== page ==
The History and Benefits of Handball: A Dynamic Sport

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About Handball

Handball is a fast-paced game involving two teams of seven players who pass, throw, catch, and dribble a small ball with their hands while trying to score goals. The team with the most goals wins the game. A game consists of two 30-minute halves with a 10-minute half-time break. Handball is one of the most popular sports in Europe (after soccer) and is one of the fastest-growing sports in Northern Asia and Africa. In the Americas, it is becoming organized with national and continental championships, and in Oceania, it is on the cusp of taking off.

Why Play Handball?

Handball is a popular, spectacular, dynamic, and exciting sport. It requires speed, strength, stamina, fitness, and above all teamwork. Over 15 million people play the game in approximately 140 countries around the world. It is a wonderful mixture of soccer, basketball, and a few water polo tactics thrown in.

Handball players need to be fit and skilled. The intensity of the game and the constant physical challenges will work the muscles, the central nervous system, and the whole body. The goalkeepers need to be athletic, flexible, brave, and have extremely quick reflexes.

Handball is also a game of tactics, strategies, and problem-solving. Players must divide their attention to three different tasks: teammates' activities, opponents' activities, and self-activities. Because of these tasks, Handball can be very beneficial both physically and mentally. Handball is a challenging sport both mentally and physically, and this is why it is a fascinating and attractive game! It keeps you fit, healthy. It promotes diverse tactics and strategies. It is a dynamic, fast, and fun sport.

There's something in it for everyone!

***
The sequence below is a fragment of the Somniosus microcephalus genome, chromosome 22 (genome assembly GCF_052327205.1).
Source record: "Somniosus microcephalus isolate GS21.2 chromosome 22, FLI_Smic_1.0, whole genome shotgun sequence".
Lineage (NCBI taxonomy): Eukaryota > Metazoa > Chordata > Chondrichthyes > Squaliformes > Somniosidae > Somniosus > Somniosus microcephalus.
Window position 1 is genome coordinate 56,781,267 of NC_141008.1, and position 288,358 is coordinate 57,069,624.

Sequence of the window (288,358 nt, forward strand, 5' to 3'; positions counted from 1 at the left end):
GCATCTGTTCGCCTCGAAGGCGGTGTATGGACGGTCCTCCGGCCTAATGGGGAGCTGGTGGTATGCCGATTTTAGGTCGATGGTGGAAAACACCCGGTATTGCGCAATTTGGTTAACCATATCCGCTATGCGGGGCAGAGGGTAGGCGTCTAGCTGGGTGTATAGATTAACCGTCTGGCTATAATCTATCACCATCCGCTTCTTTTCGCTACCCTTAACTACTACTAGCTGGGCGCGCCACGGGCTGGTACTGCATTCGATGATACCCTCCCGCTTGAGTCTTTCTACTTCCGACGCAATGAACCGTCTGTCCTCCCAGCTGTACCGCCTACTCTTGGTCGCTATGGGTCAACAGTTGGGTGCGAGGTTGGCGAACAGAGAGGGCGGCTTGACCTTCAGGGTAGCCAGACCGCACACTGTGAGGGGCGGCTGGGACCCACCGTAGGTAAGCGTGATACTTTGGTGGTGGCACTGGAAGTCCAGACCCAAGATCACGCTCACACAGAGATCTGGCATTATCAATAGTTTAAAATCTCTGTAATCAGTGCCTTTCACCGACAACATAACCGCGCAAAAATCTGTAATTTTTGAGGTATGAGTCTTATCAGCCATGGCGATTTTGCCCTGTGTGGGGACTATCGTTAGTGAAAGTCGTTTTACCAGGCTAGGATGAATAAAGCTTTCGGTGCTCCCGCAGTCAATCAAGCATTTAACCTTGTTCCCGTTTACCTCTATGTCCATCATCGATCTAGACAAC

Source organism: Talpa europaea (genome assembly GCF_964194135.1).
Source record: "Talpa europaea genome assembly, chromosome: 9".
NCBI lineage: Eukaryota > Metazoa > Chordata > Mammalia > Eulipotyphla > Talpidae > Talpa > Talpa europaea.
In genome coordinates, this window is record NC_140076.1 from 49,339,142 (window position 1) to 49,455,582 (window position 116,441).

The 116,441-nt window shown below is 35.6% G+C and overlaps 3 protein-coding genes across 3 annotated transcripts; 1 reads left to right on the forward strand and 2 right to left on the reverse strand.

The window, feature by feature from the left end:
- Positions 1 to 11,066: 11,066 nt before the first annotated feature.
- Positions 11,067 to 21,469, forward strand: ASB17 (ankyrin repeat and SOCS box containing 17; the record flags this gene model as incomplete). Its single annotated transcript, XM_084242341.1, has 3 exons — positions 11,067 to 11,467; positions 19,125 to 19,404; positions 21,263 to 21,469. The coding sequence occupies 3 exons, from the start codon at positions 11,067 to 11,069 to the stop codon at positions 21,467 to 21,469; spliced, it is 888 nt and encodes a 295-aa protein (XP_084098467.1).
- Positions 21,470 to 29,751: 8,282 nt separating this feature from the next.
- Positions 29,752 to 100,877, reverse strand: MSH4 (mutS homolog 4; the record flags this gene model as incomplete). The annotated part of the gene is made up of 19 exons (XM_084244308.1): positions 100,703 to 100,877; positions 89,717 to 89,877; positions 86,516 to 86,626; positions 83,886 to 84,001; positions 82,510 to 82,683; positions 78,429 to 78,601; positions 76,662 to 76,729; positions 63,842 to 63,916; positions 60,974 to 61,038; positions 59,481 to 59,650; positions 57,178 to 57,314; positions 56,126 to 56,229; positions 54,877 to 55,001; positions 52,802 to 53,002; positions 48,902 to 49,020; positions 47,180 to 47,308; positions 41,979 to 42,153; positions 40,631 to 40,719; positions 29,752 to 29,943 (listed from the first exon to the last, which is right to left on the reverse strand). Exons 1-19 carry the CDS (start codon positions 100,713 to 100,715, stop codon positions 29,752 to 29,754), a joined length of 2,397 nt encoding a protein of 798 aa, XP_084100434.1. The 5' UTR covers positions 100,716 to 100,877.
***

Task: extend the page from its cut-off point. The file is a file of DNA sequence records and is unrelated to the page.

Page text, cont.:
Ancient Forms of Handball

The very fact that man has always been more adept at using his hands than his feet lends credibility to the claim made by famous sports historians that he started playing handball much earlier than, say, football.

The games that were precursors of handball can only be said to be distantly related to it in terms of their structure and rules of play. Nonetheless, the games of 'Urania' played by the Ancient Greeks (and described by Homer in the Odyssey) and 'Harpaston' played by the Romans (and described by the Roman doctor Claudius Galenus in 130 to 200 A.D.) as well as in the 'Fangballspiel' (or 'catch ball game') featured in the songs of the German lyrical poet Walther von der Vogelweide (1170-1230) all contained certain features that can be described as ancient forms of handball.

Modern Handball

Modern handball was first played towards the end of the 19th century. The real impulses emanated from Denmark, Germany, and Sweden. The founding fathers of field handball were probably German physical education experts who gained recognition for field handball as a separate sport at the turn of the century, based on the games of 'Raffball' ('snatch ball') and 'Königsbergerball' (Konrad Koch 1846-1911). In Sweden, it was G. Wallström who introduced his country to a certain sport named 'handball' in 1910.

Olympic History

Handball, as an indoor sport, was first presented in the Munich 1972 Olympic Games. A competition involving 16 men's teams was staged with Yugoslavia winning the first Olympic gold medal. (2nd Czechoslovakia, 3rd Romania). Women's handball was introduced at the following Olympic Games in Montreal, Canada, in 1976. The USSR won the gold medals in the 6-team women's competition. (2nd Germany, 3rd Hungary).

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